From Mike Nesbitt invoking Carson is not obviously attractive to SDLP voters. He’ll have to do better than that and like Colum take the gamble and start talking abut what cooperation actually would mean. Scary, no doubt but what do they have to lose? .

    Will any of this boost the chances of either to take the fifth seat?

    Will disenchantment with Arlene erode the DUP’s impressive first and second round performance of 38 seats last time or favour of UUP in say the third count? Doubtful. Arlene is addressing her comparative vulnerability compared with last time head-on by attacking on on all fronts, SF AND UUP– no Mrs Nice Guy in spite of the tut-tutting in the garden centres. The core vote will do, thanks very much. All the DUP AND SF have to do surely is to keep raising the spectre of the other side topping the poll. Only if Arlene and Gerry/Michelle keep naming their bloc rivals as betrayers, traitors etc. can we speculate that the UUP and SDLP are making an impact. How will the UUPs and SDLP reply?

  • Nordie Northsider

    “…choose those of us who have shown that we can work together.”

    The problem being that the SDLP and the UUP haven’t really shown that they can work together. Mallon and Trimble was no cake-walk. The parties are regularly on opposing sides in local government. Speaking at each others’ party conferences doesn’t prove anything other than an ability to be civil to each other.

  • file

    It was clumsily worded but the choice he is referring to is: a) SF + DUP or b) SDLP + UUP.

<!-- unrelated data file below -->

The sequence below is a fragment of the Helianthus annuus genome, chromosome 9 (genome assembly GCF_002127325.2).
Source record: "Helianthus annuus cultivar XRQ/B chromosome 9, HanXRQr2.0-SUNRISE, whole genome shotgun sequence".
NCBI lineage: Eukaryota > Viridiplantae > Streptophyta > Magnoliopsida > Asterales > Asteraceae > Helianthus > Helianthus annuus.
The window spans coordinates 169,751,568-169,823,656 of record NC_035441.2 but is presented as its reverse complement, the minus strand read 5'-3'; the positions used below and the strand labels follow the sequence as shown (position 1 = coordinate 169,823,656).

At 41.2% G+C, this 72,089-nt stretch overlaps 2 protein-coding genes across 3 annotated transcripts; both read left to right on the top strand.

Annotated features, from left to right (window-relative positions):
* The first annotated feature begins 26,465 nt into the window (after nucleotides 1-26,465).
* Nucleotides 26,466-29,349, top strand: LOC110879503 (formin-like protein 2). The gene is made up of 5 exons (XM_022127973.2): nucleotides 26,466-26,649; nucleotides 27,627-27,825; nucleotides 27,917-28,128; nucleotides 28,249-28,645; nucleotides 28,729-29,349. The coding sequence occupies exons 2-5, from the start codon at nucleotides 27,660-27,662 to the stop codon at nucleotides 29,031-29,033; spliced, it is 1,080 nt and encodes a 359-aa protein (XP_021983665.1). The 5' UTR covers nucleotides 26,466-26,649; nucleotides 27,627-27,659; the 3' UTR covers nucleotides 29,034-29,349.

• Karl

    Is Mike recommending that UUP voters give the second preferences to the SDLP or is he recommending ‘unionists down the card’?

    Just how far does his engagement go? Be very careful here Colum. You’ll only get the one mistake

  • MainlandUlsterman

    Personally find it refreshing that any party is going into an election talking openly in terms of partnership with a party from the other side. Sure the detail of that may be vague – but the spirit of co-operation is surely significant and valuable. Well done SDLP and UUP.

  • Granni Trixie

    Being civil would be a start for AF but It is disappointing that the reconfigurations since the GFA have not apparently lead to better, effective political relationships. That PS does not appear to have “worked” is something to be revisited post election if we are to earn from our mistakes.

  • Granni Trixie

    Sustaining a cross community party as Alliance does shows that it can be done. In practice however this had been extremely difficult to achieve – reaching consensus on policy for instance Is not an instant process even if there was the political will to try to do so and I’m not sure that the SDLP and UUP have that.